Eric Schmidt, Chairman of Google, and his wife Wendy co-founded the Schmidt Ocean Institute in order to support the explorers, scientists, and researchers focused on critical deep ocean projects. Their primary vessel is the R/V Falkor.
Ted Waitt, the founder of the Gateway computer company, launched his Waitt Institute to provide valuable key assets to the exploration and research communities. They operate a variety of underwater vehicles, including a 2-person manned submersible, an ROV, and two deep AUVs.
IMPACT – WHAT DOES THIS MEAN TO US?
These are merely a handful of illustrative examples, but the message is still the same: the private funding of human exploration is thriving on a global scale.
Governments certainly play a significant role in the field of exploration. However, regardless of general reductions in the use of public funds for government-led exploration programs, the private sector is a large viable source of financial support. As explorers, we just have to be more entrepreneurial and get more creative in how we approach our strategic expedition partners.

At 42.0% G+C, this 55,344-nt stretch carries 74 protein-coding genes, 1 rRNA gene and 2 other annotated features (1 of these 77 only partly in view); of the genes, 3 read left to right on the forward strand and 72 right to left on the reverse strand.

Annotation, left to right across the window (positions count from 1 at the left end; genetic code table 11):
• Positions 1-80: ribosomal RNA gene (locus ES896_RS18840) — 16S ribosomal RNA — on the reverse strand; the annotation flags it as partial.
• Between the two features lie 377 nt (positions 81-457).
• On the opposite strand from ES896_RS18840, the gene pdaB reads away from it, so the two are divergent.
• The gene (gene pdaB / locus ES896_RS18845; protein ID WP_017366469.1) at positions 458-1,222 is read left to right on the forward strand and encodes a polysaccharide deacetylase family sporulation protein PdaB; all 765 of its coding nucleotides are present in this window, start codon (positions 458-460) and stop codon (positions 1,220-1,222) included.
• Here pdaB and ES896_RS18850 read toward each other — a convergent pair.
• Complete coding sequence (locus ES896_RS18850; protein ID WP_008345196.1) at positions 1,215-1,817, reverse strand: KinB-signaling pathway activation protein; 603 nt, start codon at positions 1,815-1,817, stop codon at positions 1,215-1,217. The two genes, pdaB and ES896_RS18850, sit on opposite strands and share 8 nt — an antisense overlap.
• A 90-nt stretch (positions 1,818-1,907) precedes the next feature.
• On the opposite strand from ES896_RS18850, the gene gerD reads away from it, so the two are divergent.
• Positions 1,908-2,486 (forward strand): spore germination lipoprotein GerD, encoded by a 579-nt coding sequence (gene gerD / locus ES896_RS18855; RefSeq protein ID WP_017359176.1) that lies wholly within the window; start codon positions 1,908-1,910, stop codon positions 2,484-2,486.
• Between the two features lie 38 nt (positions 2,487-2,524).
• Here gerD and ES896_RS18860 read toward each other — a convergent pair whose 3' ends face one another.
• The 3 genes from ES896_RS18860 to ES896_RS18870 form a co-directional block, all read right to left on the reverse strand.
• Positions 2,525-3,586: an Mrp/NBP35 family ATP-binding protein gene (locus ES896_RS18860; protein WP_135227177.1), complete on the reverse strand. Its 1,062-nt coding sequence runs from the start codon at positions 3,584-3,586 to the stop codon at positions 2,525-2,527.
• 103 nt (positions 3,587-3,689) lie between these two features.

More important, when we examine this financial reality in light of other significant global trends, we can certainly be optimistic and excited about this new golden age of exploration. It is truly the dawn of the most historic era humanity has ever known.
I, for one, cannot wait to see what we discover next.
Guillermo A. Söhnlein
Founder & CEO
Blue Marble Exploration
Parkland, FL, USA